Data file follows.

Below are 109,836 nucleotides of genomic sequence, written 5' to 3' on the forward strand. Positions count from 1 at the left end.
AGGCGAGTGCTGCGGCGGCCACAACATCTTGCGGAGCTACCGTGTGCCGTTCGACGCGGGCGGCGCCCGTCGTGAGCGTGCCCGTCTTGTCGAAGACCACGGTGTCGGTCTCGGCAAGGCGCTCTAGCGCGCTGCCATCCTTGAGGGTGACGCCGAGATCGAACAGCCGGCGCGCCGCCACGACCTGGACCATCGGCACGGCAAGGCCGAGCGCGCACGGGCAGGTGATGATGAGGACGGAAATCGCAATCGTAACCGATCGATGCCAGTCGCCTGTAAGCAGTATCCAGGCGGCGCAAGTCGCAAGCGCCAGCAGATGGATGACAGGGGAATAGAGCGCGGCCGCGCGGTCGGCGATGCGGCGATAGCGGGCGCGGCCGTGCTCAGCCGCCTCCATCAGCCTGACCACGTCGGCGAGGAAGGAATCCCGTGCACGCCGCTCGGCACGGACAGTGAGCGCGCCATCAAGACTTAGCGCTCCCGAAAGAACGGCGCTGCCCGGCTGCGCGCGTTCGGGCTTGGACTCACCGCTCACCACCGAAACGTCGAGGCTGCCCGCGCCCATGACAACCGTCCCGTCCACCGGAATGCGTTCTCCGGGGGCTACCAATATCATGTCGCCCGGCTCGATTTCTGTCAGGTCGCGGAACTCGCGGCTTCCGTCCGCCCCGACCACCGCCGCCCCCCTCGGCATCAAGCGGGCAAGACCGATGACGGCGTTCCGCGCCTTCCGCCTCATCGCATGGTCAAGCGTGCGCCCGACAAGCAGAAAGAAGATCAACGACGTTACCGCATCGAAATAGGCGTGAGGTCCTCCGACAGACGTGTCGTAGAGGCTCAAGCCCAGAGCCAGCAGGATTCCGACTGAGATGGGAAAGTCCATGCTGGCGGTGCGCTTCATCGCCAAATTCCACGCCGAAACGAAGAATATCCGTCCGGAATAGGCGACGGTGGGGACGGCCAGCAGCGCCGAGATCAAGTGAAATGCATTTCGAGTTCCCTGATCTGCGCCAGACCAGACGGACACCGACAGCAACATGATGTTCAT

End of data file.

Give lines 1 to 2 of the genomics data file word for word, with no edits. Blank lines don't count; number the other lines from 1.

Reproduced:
Below are 109,836 nucleotides of genomic sequence, written 5' to 3' on the forward strand. Positions count from 1 at the left end.
AGGCGAGTGCTGCGGCGGCCACAACATCTTGCGGAGCTACCGTGTGCCGTTCGACGCGGGCGGCGCCCGTCGTGAGCGTGCCCGTCTTGTCGAAGACCACGGTGTCGGTCTCGGCAAGGCGCTCTAGCGCGCTGCCATCCTTGAGGGTGACGCCGAGATCGAACAGCCGGCGCGCCGCCACGACCTGGACCATCGGCACGGCAAGGCCGAGCGCGCACGGGCAGGTGATGATGAGGACGGAAATCGCAATCGTAACCGATCGATGCCAGTCGCCTGTAAGCAGTATCCAGGCGGCGCAAGTCGCAAGCGCCAGCAGATGGATGACAGGGGAATAGAGCGCGGCCGCGCGGTCGGCGATGCGGCGATAGCGGGCGCGGCCGTGCTCAGCCGCCTCCATCAGCCTGACCACGTCGGCGAGGAAGGAATCCCGTGCACGCCGCTCGGCACGGACAGTGAGCGCGCCATCAAGACTTAGCGCTCCCGAAAGAACGGCGCTGCCCGGCTGCGCGCGTTCGGGCTTGGACTCACCGCTCACCACCGAAACGTCGAGGCTGCCCGCGCCCATGACAACCGTCCCGTCCACCGGAATGCGTTCTCCGGGGGCTACCAATATCATGTCGCCCGGCTCGATTTCTGTCAGGTCGCGGAACTCGCGGCTTCCGTCCGCCCCGACCACCGCCGCCCCCCTCGGCATCAAGCGGGCAAGACCGATGACGGCGTTCCGCGCCTTCCGCCTCATCGCATGGTCAAGCGTGCGCCCGACAAGCAGAAAGAAGATCAACGACGTTACCGCATCGAAATAGGCGTGAGGTCCTCCGACAGACGTGTCGTAGAGGCTCAAGCCCAGAGCCAGCAGGATTCCGACTGAGATGGGAAAGTCCATGCTGGCGGTGCGCTTCATCGCCAAATTCCACGCCGAAACGAAGAATATCCGTCCGGAATAGGCGACGGTGGGGACGGCCAGCAGCGCCGAGATCAAGTGAAATGCATTTCGAGTTCCCTGATCTGCGCCAGACCAGACGGACACCGACAGCAACATGATGTTCAT